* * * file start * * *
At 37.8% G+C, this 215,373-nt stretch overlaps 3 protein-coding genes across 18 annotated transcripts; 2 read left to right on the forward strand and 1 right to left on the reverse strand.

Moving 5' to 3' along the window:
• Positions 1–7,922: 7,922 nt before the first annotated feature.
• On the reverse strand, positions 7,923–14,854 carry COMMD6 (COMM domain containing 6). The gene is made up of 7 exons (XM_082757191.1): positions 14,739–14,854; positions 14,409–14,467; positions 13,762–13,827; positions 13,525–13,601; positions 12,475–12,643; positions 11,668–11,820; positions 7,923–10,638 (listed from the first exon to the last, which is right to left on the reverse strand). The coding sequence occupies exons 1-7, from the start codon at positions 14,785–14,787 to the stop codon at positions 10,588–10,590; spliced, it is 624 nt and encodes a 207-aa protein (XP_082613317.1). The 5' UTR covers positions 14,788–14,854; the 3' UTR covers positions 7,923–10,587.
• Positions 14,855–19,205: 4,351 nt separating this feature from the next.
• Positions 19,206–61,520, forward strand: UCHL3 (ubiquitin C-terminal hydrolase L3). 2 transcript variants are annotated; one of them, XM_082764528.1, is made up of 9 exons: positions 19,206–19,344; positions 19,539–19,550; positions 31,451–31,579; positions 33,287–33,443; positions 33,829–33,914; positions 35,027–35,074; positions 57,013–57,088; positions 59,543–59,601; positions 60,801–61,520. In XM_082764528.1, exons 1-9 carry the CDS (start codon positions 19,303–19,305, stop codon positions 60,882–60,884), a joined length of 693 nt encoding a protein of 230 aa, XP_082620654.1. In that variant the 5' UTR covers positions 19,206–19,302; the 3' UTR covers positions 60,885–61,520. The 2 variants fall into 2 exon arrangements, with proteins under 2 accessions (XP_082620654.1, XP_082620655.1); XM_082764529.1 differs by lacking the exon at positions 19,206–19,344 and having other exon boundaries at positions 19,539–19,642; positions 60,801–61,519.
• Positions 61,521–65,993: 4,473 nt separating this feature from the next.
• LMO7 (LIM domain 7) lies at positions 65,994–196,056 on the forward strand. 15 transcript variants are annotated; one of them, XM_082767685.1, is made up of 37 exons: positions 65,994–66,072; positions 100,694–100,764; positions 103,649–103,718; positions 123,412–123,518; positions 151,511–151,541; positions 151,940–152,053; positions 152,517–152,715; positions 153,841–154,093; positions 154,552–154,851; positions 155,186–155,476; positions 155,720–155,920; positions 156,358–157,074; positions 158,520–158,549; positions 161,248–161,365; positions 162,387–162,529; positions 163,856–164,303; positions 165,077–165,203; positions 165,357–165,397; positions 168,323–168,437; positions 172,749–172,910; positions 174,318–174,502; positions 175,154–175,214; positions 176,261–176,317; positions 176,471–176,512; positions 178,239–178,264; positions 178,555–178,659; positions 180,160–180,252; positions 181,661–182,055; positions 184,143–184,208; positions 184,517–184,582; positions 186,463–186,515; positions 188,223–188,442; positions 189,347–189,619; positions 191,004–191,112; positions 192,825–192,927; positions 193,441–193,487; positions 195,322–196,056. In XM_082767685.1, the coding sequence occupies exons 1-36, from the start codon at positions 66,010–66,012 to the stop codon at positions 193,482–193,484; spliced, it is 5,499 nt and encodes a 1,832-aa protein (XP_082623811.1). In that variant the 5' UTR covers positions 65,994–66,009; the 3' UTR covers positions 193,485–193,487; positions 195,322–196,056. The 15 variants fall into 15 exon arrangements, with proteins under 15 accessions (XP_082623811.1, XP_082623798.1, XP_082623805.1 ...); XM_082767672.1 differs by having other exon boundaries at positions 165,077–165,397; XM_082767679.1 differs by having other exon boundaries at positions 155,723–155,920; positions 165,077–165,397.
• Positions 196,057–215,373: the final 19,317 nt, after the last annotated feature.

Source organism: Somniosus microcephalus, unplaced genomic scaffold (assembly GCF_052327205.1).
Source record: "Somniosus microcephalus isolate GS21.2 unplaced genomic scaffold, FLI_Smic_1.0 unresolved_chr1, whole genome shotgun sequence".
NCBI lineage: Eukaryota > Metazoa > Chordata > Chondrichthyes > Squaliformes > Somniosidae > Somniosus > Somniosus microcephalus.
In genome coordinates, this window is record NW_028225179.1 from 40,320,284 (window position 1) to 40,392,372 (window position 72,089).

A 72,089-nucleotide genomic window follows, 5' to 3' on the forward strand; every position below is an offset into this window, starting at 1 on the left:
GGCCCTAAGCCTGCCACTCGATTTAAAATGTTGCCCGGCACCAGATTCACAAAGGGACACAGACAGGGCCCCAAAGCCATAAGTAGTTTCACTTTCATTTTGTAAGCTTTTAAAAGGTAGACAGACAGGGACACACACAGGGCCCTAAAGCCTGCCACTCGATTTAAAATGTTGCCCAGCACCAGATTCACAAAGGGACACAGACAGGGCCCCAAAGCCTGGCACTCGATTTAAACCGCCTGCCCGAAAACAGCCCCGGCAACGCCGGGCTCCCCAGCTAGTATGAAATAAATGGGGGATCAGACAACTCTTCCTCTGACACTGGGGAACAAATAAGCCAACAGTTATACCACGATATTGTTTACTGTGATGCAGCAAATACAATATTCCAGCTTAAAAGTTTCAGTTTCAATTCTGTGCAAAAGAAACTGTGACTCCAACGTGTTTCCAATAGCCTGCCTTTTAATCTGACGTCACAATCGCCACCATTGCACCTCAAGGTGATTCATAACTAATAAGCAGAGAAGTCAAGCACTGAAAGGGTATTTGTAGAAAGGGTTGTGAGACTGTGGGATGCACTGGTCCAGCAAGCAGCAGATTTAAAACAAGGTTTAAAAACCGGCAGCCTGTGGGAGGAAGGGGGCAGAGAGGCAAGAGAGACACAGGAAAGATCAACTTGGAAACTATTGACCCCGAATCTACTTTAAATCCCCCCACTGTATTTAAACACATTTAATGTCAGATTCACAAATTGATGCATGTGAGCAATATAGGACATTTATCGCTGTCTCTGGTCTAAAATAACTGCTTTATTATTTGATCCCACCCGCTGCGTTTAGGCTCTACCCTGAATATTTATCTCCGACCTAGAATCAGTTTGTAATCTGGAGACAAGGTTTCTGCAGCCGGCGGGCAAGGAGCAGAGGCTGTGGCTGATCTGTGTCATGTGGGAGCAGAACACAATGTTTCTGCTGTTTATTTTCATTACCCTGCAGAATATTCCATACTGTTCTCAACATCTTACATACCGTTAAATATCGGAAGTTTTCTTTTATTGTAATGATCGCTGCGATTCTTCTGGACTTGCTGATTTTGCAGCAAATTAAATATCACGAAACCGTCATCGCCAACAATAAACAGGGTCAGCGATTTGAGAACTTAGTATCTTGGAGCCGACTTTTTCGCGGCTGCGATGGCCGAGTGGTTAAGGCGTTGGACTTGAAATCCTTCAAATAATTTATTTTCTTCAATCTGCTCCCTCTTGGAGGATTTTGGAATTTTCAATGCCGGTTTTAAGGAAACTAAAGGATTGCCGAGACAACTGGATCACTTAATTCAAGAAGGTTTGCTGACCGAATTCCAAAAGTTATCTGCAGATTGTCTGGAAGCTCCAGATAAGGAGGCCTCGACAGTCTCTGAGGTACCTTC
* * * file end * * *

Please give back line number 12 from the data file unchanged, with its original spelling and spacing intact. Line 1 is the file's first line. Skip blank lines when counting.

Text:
NCBI lineage: Eukaryota > Metazoa > Chordata > Chondrichthyes > Squaliformes > Somniosidae > Somniosus > Somniosus microcephalus.